Accounting Paycheck Series Reconciliation Savings

Say Goodbye to Living Paycheck to Paycheck: Beginning Growth

Say Goodbye to Living Paycheck to Paycheck: Beginning Growth June 25, 201610 Comments

Say Goodbye to Living Paycheck to Paycheck Beginning Growth

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The pre-teen years are great for reinforcing budgeting skills learned throughout childhood.  This is when the need for money becomes a bit more prevalent. Kids may want to go to the movies with their friends, run to the local candy shop, or buy that new trendy item.

One method to use to reinforce budgeting is to remind your pre-teen about the 50/50 rule. Half of money they make from allowance, dog-walking, babysitting, or any other side jobs needs to be put into savings and the other half can be spent.  This not only helps improve their financial responsibility, it helps set them up for success when they need a down payment on a car, need the first and last month for rent deposits, or even purchasing their first home.

I highly encourage all pre-teens to get a savings account if they haven’t already.  That way they have a safe place to put their saved money where it also won’t be a temptation.  While having a savings account is a big step in the right direction, knowing how to care for a savings account is also just as important.  The pre-teen should be taught how to reconcile their account monthly so they know how much they are saving and so they can double check that the bank didn’t hit them with any fees.  It should not cost any money to have a savings account.  If it does, look for an account elsewhere.

The other 50% of the money they earn can be spent however they want.  The most valuable lesson for the spending percentage is saving up for something that takes a bit of time to get to.  This is a very rewarding task and teaches a work ethic as well.

For the parents, it is also important to decide what types of things you will require your child to use their own money for.  While you may pay for your child to go to the movies, maybe any movie theater snacks are their own responsibility.  It’s important to start slow as they are still dependents.

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  1. These are great suggestions, Kari! I agree that it’s important for all pre-teens to get a savings account if they haven’t already. I know my parents had me get one! 🙂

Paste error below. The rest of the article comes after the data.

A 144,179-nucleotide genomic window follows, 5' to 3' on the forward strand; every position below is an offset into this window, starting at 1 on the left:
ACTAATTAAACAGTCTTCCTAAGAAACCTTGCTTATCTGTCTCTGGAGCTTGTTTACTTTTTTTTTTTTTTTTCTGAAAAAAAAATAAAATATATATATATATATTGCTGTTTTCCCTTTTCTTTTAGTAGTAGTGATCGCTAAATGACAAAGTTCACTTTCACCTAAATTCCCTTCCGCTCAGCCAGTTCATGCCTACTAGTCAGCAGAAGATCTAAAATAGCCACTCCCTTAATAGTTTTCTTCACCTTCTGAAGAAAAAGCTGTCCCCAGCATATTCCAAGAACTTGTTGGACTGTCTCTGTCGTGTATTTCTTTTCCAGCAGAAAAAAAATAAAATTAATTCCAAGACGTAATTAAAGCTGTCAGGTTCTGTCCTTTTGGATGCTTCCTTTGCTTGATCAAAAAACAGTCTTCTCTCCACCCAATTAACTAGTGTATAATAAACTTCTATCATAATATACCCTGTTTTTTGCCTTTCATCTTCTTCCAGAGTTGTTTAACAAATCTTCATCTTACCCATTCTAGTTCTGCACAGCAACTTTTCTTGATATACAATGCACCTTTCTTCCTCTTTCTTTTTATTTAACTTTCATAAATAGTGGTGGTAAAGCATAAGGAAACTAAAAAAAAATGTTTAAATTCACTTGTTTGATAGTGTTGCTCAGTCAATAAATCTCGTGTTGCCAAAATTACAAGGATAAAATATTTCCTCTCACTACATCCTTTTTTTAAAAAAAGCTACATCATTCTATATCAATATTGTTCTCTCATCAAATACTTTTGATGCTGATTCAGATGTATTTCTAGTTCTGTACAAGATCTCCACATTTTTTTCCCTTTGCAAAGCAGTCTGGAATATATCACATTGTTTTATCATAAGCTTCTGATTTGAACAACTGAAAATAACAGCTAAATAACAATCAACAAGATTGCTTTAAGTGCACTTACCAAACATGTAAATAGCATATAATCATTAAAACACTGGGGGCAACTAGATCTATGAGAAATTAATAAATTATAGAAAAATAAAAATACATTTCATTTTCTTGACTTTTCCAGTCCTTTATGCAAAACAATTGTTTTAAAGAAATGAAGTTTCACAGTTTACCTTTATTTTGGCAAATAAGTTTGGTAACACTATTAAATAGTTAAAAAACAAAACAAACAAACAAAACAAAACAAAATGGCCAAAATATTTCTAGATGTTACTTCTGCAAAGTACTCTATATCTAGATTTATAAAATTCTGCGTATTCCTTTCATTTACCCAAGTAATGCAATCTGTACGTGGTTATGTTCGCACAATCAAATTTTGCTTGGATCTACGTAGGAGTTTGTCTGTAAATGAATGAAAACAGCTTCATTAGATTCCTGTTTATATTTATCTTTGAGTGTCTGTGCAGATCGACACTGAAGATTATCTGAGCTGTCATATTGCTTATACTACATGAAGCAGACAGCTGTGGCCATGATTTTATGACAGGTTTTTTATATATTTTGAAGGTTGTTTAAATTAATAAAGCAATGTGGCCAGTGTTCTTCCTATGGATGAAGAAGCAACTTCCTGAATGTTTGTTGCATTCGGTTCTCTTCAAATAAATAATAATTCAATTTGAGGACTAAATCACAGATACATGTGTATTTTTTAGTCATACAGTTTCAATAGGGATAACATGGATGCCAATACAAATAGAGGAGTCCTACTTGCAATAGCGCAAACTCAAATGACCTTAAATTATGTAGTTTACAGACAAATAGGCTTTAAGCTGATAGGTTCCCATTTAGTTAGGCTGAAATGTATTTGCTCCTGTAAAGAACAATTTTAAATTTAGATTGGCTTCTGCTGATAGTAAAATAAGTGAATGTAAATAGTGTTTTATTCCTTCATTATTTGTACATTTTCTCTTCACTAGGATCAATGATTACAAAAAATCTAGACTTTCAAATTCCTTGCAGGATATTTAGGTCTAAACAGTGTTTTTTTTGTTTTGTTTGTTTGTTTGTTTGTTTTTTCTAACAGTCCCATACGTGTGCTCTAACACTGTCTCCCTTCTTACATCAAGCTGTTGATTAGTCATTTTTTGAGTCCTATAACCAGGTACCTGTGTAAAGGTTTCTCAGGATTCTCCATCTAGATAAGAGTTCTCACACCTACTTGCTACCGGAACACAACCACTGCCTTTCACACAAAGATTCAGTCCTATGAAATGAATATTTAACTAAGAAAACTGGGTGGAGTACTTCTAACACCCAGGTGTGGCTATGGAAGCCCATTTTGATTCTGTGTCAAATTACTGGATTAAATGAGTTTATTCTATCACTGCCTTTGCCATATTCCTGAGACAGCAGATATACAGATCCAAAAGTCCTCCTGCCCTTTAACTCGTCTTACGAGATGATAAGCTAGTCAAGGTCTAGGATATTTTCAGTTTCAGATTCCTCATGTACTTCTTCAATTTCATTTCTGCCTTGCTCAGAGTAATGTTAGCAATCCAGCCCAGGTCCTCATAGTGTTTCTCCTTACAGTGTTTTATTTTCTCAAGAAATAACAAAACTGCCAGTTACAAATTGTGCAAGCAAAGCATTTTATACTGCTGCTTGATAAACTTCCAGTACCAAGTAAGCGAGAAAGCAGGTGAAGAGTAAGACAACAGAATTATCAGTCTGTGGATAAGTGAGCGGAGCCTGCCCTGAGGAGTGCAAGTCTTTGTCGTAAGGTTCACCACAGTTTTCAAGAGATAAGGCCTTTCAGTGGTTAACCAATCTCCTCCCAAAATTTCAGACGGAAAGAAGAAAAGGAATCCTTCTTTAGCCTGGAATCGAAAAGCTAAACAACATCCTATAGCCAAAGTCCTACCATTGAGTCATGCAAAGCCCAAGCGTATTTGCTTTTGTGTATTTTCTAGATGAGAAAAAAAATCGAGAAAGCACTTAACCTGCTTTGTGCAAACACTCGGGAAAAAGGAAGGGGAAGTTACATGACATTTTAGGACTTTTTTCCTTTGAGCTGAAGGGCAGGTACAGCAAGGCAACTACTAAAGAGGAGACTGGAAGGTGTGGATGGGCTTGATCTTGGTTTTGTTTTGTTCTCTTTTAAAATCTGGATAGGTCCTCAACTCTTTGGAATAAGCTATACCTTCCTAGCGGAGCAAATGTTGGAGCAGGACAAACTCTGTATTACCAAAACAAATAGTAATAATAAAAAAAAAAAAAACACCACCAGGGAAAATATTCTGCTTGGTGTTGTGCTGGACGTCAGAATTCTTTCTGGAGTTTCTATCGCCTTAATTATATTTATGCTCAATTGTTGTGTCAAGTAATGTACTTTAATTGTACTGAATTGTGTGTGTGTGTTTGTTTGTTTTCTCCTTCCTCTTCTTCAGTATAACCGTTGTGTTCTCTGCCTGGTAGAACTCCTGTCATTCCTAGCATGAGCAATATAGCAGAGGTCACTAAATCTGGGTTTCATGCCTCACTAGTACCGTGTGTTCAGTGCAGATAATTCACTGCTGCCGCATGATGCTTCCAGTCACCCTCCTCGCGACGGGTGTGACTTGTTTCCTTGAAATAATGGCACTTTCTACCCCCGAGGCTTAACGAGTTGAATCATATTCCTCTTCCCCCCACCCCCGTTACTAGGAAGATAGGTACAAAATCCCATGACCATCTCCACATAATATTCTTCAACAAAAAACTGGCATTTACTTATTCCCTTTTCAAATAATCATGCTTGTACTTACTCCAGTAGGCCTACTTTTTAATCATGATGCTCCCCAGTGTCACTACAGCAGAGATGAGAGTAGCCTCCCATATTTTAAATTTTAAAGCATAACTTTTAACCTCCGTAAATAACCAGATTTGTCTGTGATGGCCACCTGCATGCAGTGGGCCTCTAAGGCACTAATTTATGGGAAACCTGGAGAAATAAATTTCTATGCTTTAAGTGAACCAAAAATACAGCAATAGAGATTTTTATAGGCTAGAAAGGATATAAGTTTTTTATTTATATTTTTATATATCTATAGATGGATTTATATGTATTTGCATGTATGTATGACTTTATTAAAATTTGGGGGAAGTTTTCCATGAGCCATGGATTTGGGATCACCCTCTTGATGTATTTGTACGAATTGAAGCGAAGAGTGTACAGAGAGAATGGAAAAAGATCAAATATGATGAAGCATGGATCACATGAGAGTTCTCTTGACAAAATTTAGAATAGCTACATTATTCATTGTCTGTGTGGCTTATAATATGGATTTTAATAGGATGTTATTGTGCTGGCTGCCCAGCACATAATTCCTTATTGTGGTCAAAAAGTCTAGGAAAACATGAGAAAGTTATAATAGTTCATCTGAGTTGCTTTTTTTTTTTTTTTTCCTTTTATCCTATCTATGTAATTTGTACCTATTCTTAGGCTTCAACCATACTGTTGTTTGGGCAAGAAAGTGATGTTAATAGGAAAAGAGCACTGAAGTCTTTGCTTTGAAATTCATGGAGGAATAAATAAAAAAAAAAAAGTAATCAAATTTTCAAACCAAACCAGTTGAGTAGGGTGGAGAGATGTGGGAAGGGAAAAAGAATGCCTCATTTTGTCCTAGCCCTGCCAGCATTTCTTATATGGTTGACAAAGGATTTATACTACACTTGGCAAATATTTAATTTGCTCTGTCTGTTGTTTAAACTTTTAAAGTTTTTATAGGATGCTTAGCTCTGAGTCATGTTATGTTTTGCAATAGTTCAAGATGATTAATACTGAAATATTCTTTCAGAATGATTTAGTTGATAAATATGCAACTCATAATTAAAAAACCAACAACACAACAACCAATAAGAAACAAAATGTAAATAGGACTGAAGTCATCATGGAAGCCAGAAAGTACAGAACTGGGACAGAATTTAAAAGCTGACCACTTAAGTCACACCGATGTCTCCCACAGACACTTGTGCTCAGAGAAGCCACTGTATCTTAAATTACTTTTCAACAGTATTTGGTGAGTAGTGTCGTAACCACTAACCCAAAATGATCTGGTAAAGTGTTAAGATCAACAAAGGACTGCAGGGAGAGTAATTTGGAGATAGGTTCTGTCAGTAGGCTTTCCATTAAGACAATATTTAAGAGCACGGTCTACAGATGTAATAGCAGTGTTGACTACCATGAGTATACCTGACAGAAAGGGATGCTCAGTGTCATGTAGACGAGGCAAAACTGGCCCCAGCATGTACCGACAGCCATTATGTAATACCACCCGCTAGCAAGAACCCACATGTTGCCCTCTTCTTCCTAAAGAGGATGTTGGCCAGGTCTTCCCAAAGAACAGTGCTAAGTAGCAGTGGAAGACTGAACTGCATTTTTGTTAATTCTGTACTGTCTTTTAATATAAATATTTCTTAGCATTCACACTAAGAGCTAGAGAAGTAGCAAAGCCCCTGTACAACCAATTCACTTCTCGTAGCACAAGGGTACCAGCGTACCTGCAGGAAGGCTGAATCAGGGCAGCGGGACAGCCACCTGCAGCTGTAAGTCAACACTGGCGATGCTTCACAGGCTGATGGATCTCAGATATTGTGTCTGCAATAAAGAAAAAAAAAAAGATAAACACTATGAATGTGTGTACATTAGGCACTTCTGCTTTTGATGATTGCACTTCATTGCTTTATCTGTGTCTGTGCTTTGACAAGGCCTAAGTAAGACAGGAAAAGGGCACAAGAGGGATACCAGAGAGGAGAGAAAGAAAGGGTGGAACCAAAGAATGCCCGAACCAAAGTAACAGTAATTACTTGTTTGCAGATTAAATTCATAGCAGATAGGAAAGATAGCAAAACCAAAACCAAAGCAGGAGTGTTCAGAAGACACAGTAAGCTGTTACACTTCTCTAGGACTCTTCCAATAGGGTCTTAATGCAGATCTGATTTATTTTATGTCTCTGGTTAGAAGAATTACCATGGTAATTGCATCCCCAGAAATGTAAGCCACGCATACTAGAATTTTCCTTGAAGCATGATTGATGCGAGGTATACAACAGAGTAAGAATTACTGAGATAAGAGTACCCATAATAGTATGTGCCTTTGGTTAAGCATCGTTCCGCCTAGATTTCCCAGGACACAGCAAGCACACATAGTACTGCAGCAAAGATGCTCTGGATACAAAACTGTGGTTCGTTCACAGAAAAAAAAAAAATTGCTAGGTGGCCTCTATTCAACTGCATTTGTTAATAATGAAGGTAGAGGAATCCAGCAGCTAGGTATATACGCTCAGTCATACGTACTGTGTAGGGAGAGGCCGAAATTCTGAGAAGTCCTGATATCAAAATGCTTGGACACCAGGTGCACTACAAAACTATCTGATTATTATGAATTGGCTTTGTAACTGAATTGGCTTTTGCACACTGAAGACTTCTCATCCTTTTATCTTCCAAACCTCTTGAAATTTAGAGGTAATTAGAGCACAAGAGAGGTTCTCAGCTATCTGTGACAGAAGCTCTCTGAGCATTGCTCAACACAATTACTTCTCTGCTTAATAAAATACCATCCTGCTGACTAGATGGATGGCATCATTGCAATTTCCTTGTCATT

2. Good tips! I really wish I had started learning more about budgeting as a kid, it would have made the start of adulthood a lot smoother!

  3. Great tips! I have a little 8-month-old but my hubby and I are already talking about how we’re going to instil financial responsibility into his every-day life.

  4. My parents tried to get me to do the 50/50 thing when I was younger, but of course I didn’t listen, I just wanted to spend it all! I wish I hadn’t now, though!

  5. Great tips! My son is not quite old enough to have a job yet, but he does get money from birthdays, holidays, etc. This is a really great idea for that too.

  6. My kids are 6 and 7, and we just got them their own bank account. They had a bunch of checks and such from grandparents for birthdays. I don’t think they care too much about it right now, but they love that they can dump their piggy banks into the coin counter at the bank! I’m sure they will appreciate it in the future and they’ll have a pretty good amount saved up to learn how to manage.

  7. I’ve lived basically almost worse than paycheck to paycheck for the past year and it’s awful. I hate not knowing where my next meal is coming from. But I finally got a new job a few days ago which comes with better pay, more hours, and benefits. I’m so excited. I can’t wait to know what it feels like to live a life with less financial stress.

  8. I love this. I think there might not be a more valuable lesson that understanding deeply the concept of financial responsibility. SO great! I like the movies ideas too. Just start them off slowly and they start to learn what is valuable to them and what is not.

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